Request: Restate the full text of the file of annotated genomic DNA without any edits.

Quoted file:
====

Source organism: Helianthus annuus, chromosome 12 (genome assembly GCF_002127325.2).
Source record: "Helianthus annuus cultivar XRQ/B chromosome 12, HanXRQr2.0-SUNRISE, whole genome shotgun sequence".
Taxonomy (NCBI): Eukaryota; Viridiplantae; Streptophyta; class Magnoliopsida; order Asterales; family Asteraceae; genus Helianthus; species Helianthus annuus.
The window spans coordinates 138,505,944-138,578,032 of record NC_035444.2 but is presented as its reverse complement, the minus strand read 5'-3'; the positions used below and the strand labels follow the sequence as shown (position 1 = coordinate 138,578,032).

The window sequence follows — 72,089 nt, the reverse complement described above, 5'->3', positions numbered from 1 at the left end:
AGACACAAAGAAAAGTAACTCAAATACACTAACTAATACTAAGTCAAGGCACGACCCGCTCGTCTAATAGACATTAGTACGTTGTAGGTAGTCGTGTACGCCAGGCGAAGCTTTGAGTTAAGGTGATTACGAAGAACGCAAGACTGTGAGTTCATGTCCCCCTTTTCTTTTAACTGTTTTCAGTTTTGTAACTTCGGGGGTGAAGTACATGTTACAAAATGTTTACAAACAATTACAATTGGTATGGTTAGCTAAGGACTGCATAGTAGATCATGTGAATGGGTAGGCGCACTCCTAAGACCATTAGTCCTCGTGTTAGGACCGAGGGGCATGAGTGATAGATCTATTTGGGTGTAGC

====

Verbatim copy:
Source organism: Helianthus annuus, chromosome 12 (genome assembly GCF_002127325.2).
Source record: "Helianthus annuus cultivar XRQ/B chromosome 12, HanXRQr2.0-SUNRISE, whole genome shotgun sequence".
Taxonomy (NCBI): Eukaryota; Viridiplantae; Streptophyta; class Magnoliopsida; order Asterales; family Asteraceae; genus Helianthus; species Helianthus annuus.
The window spans coordinates 138,505,944-138,578,032 of record NC_035444.2 but is presented as its reverse complement, the minus strand read 5'-3'; the positions used below and the strand labels follow the sequence as shown (position 1 = coordinate 138,578,032).

The window sequence follows — 72,089 nt, the reverse complement described above, 5'->3', positions numbered from 1 at the left end:
AGACACAAAGAAAAGTAACTCAAATACACTAACTAATACTAAGTCAAGGCACGACCCGCTCGTCTAATAGACATTAGTACGTTGTAGGTAGTCGTGTACGCCAGGCGAAGCTTTGAGTTAAGGTGATTACGAAGAACGCAAGACTGTGAGTTCATGTCCCCCTTTTCTTTTAACTGTTTTCAGTTTTGTAACTTCGGGGGTGAAGTACATGTTACAAAATGTTTACAAACAATTACAATTGGTATGGTTAGCTAAGGACTGCATAGTAGATCATGTGAATGGGTAGGCGCACTCCTAAGACCATTAGTCCTCGTGTTAGGACCGAGGGGCATGAGTGATAGATCTATTTGGGTGTAGC